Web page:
WASHINGTON — The Sunrise Movement is going Bernie or bust. Maybe.
The youth-led grassroots climate activism group has been debating internally for more than a month whether to make a presidential endorsement for 2020, which would change the status of the group from single-issue advocacy to a political organization. On Thursday it will announce the results of an online vote that their members held over the holidays.
If they do endorse, it’s no secret they have one candidate in mind: Vermont Sen. Bernie Sanders.
The group formed in 2017 but went viral after Rep. Alexandria Ocasio-Cortez joined their sit-in in front of Speaker Nancy Pelosi’s office in 2018, helping take the Green New Deal from fringe policy idea to progressive political orthodoxy.
It stands to reason that if the group endorses at all, it will endorse Sanders, the man who counts Ocasio-Cortez as a prominent surrogate and tops the Sunrise Movement climate scorecard on the strength of his support for the Green New Deal.
But the vote could go in a different direction: no endorsement at all. That’s because some members of the group are uncomfortable with the fact that throwing their lot in with a candidate could dilute their message and morph the movement from issue-based to explicitly partisan.
“We gain some power and also lose some power,” said Natalie Rotstein, a 21-year-old UCLA grad and organizer in the group’s Los Angeles hub. “We would lose almost all of our political leverage with any other candidate, we lose our ability to push them more on the Green New Deal, and in an extreme situation there can be a chance that because we are so closely associated with the Green New Deal, they would just drop it completely.”
In December, VICE News sat in as Rotstein led members of the group’s Los Angeles hub in a debate on the topic at an apartment building in the city’s downtown just days before they began voting online.
The meeting illuminated how some of the country’s youngest and most influential activists see themselves and their movement. Some are too young to even vote in the upcoming election, but Sunrise doesn’t have an age limit, so the internal vote will be their best and maybe only chance to influence the primary.
Some members worried that if they align with a candidate, they could lose their ability to push other candidates, or even the one they endorse. Like any political group, they would have to make political tradeoffs rather than continue their doggedly independent protests, like sit-ins in front of Pelosi’s office or on the steps of the Democratic National Committee.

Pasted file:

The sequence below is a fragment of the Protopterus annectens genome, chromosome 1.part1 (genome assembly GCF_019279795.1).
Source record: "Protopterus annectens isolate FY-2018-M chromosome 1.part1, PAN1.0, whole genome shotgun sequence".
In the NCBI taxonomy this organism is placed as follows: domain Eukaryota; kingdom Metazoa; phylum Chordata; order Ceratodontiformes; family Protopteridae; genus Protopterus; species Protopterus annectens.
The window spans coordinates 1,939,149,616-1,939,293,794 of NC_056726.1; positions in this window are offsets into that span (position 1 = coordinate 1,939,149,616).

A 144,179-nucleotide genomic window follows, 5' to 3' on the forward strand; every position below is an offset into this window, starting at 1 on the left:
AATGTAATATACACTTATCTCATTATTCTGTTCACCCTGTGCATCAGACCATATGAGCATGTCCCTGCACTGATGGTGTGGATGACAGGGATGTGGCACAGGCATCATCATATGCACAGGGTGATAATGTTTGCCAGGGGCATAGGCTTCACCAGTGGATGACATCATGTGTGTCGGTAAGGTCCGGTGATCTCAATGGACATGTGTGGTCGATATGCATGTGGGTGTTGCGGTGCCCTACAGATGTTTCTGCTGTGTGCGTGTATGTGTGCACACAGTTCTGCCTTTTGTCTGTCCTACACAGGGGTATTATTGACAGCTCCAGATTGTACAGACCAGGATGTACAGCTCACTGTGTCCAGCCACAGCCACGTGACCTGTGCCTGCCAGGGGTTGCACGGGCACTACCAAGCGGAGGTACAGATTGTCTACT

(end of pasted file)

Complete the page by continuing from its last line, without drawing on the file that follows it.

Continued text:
Other attendees worried that an endorsement could alienate members in the group who are sympathetic to the cause but might prefer another candidate or no Democrat at all. Though group leaders have promised they won’t force hubs to work for a candidate if they don’t want to, an endorsement could still cause friction between the dozens of hubs nationwide.
Influential people in climate activism are not unanimous, after all. Sen. Elizabeth Warren, for instance, has the support of Rhiana Gunn-Wright, one of the policy architects of the Green New Deal who has worked with the Sunrise Movement. And although most of the people at the Los Angeles discussion backed Sanders, Gaby Markley, a recent graduate of California State, Northridge, said she could see herself backing Warren, too.
“The concern that I’ve heard from people and I myself have expressed when it comes to presidential endorsements is that by endorsing a candidate we alienate other people who may not align with the particular candidate,” she said.
On the other hand, sitting out the primary made little sense to Ash Rosas. She’s 17 years old, so under California law, she can’t vote in the primary even though she’ll turn 18 before the general election. She wants to avoid any friction similar to the fights that divided Democrats in 2016, but said that the group shouldn’t squander its power to influence the primary.
“I feel like endorsing a presidential candidate would probably be most effective not in the general, but in the primary.”
“I feel like endorsing a presidential candidate would probably be most effective not in the general, but in the primary,” she said.
Kevin Varzandeh, a 28-year-old environmental consultant, agreed. Sporting a Sanders campaign T-shirt, he said an endorsement could help achieve one of the movement’s core missions of creating viable political coalitions that might not agree on everything but come together around core issues. He also added that one of the group’s protest chants should serve as a guiding light in making a decision.
“We sing the song ‘Which Side Are You On?’ and I think making that clear by making an endorsement, it presents a clear, like, us versus them,” he said, referring to the fossil fuel industry as “them.”
And anyway, the group has effectively already endorsed a candidate, he said. Sanders tops the group’s scorecard, so to pretend they don’t have a preference could come off as disingenuous.
“It would be very confusing to the outsider who sees this organization has a scorecard with a numerical ranking of the candidates, but we’re not endorsing,” he said. “Like, yeah, right, sure. B.S.”
Cover: Sunrise Movement activists lead a chant in front of Massachusetts Governor Charlie Baker’s office at the Massachusetts State House in Boston on Dec. 6, 2019. (Photo by Erin Clark for The Boston Globe via Getty Images)